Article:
Future Proof : Automatic Plastics

Alfred Lawless Jnr accepts that the only certainty in business is uncertainty, but he hopes being focused and planning forward will deliver a positive future for his company

Alfred Lawless Jnr took over running the company from his father in  1999

Alfred Lawless Jnr took over running the company from his father in 1999

 

With one machine and a set up investment of £10,000, Alfred Lawless returned to Wicklow in 1972 to establish Automatic Plastics after a brief trial emigration to Canada.

Located in a converted woollen barn, he used the skills he had learned working in a number of injection moulding businesses in Ireland before his travels. Interest rates at the time ran over 10 per cent and he often ended up sleeping on the sofa in the factory to make sure the work got done.

The company’s first customer was Novum International Freezers. It remains a valued customer today.

The business maintained steady progress through the late 1980s and 1990s, working with major customers like Memorex Tape Boxes, Atari Joystick (Atari games and Memorex tapes), Aer Lingus and a range of companies in the automotive sector. Pharmaceutical packaging was another important market.

Automatic Plastics weathered the 1980’s recession as many of the parts it moulded were going into low cost products, which consumers turned to during hard times.

In 1999, Alfred Lawless jnr took the helm. With a degree in engineering and experience in other sectors, he had worked at the factory every summer since the age of 13.

Initially, a conservative approach to strategic investments helped the company grow in the new millennium. It built a 15,000-square foot extension in 2002, creating the space required for further and rapid growth.

But when the recession hit in 2008, demand from the automotive business stopped overnight. Its diversity proved to be the saviour for Automatic Plastics; instead of a fatal blow, the downturn in demand from the automotive proved to be merely a rather painful thorn in the side.

“Pharmaceutical packaging is a key sector for us,” says Lawless. “Food packaging is another, with similarities to pharma in terms of the need for high volume and quality. And, with food, innovation is critical to attract the consumer.”

Diversification into these areas was an obvious and successful option. Achieving accreditation to ISO13485, the medical device standard, meant Automatic Plastics were well positioned to secure business from some of the global names in medical device manufacture and this area now accounts for around 69 per cent of revenue.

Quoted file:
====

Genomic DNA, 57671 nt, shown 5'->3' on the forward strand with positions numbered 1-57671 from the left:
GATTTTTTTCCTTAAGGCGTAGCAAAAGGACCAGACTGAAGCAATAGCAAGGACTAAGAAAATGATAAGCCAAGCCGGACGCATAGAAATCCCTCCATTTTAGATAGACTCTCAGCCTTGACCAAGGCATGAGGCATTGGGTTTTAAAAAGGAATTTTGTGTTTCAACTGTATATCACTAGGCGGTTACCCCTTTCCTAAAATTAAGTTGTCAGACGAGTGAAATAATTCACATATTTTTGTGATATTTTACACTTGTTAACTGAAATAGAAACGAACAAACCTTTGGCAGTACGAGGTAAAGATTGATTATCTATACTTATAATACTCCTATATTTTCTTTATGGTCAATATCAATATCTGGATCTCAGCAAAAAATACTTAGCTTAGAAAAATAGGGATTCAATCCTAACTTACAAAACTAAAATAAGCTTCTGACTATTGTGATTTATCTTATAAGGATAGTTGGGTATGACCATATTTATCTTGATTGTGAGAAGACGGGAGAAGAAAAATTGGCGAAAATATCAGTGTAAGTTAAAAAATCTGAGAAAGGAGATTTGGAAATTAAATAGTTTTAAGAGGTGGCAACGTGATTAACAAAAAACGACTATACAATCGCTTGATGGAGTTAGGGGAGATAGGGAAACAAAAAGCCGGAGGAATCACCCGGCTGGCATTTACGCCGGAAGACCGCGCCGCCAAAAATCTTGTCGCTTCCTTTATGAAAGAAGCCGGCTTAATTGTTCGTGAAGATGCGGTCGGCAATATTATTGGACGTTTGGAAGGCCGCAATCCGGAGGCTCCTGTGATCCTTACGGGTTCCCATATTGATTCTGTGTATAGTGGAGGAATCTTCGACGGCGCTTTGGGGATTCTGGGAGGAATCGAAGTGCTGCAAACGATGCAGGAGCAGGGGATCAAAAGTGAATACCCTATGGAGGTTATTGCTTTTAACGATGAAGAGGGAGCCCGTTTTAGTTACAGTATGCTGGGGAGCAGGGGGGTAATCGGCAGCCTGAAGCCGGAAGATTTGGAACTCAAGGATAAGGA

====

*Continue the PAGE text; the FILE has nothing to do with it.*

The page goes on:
“Thinking ahead is crucial,” Lawless advises. “We recently launched our APL2020 vision outlining where we want to be as a company. This includes, for example, the upskilling of our staff – aiming to have a lean manufacturing yellow belt by 2020, with a core team of 12 accredited to green belt.”

He says engagement by his workforce has been instrumental to the company’s future success. Lawless has seen financial positives from investment in skills and says that Enterprise Ireland offers a range of excellent supports and businesses around Ireland that are willing to share their experience and journey.

Of the 95 employees at Automatic Plastics a significant majority have siblings, parents, aunts, uncles, cousins or in-laws working alongside them.

“Our location in Tinahely provides us with a committed, loyal and customer focused workforce, with multiple generations of the same family currently or previously employed, and passing on skills, experience and knowledge.”

The Brexit vote was undoubtedly an external shock as business development was heavily focused towards UK growth but the company says it has realigned its strategy to alternative markets.

“Whilst there is uncertainty, our view has been that if we sit back and ‘wait and see’, it will be too late,” Lawless says. In addition to looking now for alternative export markets, the business is targeting import substitution.

“Many companies purchase injection moulded plastics from abroad, when they can in fact source in Ireland,” says Lawless. “This comes with all the advantages of having a local supplier and we are only too happy to support our customers through the whole process of resourcing.”

He argues that the impact of Brexit may not be entirely negative on his manufacturing business.

“In my experience, some of our competitors in the UK and mainland Europe are very large. That makes them slow to react, slow to innovate, and unresponsive. We want to continue to build on our client base, build on the progress we have made in becoming a lean organisation, and invest in our staff and our facility to make sure we maintain competitiveness.”

Lawless acknowledges that the only thing that is certain in business is uncertainty, but he hopes that being focused and planning forward will deliver a positive future for Automatic Plastics.

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